[tags]Chi Mei EL, CMEL, CMEL 25″ OLED TV, 25″ OLED TV, 25″ OLED, 25″, OLED TV, 1366 x 768, 25″ HD OLED TV, CMEL 25″ OLED, CMEL OLED TV, FPD International[/tags]
Samsung SDI showcased a 40″ OLED TV with a pixel format of 1920 x 1080 at the FPD International 2008 show. According to OLED-Info, Samsung had already showed a 40″ OLED TV prototype back in 2005 however that unit didn’t have Full HD capability and having limited to just 1280 x 800. The new 40″ OLED TV prototype has a contrast ratio of 1,000,000:1, the previous prototype was limited to 5000:1. The company claims that it is the world’s first and world’s largest.
The benefits of OLED technology applied to the TV application are many: because the organic light emitting diodes are themselves a light source, an additional light source is unnecessary. LCDs require a backlight and the backlight consumes a considerable amount of energy. The backlight not only consumes the most amount of energy as a LCD component it also requires a lot of space, although there has been much advances in making it thin. OLED technology because it does not require a backlight can be made extremely thin. The contrast ratio of 1,000,000:1 is already competing against the best that PDP technology has to offer, which by the way is Pioneer‘s KURO PDPs. LCD technology can attain such high contrast ratio when incorporating a LED backlight with local dimming technology such as Sony‘s XBR8 series of LCD TVs.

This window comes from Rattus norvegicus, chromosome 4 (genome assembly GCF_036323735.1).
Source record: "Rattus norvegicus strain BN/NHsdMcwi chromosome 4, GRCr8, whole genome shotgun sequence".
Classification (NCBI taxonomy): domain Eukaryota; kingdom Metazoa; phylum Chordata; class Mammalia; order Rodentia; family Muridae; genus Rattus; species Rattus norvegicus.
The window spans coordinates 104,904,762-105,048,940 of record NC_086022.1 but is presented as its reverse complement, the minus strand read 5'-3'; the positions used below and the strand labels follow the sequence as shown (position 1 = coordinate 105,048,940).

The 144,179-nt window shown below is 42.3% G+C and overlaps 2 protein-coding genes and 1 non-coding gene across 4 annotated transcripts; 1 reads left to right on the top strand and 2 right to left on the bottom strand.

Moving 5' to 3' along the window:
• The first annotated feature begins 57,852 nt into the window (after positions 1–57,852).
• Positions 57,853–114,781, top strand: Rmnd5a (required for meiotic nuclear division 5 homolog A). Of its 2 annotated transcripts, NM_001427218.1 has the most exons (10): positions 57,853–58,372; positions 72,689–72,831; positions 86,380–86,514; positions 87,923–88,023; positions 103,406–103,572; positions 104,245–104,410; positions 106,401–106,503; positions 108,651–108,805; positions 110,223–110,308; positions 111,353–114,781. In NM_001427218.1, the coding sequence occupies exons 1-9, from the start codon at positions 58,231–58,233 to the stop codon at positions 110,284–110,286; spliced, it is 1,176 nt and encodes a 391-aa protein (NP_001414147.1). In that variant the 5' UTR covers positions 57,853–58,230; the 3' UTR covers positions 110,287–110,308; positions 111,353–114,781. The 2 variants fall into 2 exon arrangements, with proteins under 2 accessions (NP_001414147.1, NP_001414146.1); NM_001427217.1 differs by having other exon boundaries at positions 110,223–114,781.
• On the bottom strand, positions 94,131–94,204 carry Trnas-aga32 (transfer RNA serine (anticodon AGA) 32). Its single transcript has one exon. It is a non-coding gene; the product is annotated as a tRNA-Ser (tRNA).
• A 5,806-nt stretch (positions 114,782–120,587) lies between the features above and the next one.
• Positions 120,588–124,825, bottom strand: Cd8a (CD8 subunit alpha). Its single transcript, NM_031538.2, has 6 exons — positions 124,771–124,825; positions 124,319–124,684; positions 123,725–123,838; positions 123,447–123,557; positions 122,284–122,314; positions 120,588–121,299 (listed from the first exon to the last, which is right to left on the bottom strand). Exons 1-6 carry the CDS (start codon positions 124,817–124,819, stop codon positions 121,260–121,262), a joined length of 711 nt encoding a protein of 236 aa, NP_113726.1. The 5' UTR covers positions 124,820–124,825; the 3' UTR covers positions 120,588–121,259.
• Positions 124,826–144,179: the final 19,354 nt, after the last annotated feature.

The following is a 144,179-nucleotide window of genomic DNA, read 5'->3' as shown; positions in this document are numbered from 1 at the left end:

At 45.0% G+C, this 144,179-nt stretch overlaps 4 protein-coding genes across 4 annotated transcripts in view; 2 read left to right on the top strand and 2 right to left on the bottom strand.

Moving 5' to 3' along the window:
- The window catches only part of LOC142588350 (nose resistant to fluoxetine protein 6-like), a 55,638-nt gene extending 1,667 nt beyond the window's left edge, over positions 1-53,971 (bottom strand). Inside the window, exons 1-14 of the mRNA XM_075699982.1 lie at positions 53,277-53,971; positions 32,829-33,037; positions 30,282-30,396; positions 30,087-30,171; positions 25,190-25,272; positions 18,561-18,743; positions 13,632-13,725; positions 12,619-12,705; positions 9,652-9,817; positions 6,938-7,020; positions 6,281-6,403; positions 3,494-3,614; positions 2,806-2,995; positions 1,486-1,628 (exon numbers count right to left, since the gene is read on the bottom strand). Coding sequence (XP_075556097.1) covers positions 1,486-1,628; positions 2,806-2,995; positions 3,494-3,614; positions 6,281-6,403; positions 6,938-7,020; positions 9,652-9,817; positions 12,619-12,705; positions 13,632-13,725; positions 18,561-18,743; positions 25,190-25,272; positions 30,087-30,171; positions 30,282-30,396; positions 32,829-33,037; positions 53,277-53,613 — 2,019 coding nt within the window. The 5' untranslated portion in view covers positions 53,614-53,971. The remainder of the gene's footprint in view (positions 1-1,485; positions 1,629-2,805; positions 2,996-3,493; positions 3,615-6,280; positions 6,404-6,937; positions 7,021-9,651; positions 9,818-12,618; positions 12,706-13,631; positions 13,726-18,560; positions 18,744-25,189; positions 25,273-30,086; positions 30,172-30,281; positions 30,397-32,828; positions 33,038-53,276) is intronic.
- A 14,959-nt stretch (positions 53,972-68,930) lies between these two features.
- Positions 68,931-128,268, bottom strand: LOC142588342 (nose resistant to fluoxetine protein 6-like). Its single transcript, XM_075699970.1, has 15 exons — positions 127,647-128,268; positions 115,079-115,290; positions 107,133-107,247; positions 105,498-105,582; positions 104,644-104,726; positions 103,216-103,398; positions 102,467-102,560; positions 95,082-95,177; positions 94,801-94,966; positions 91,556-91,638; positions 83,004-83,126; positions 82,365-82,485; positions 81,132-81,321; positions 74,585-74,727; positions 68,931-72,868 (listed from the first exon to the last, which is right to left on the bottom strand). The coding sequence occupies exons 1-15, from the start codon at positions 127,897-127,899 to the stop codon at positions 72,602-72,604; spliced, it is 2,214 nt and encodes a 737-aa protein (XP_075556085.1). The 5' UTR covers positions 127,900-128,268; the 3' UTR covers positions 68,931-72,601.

Source: OLED-Info, OLED-Display, Network World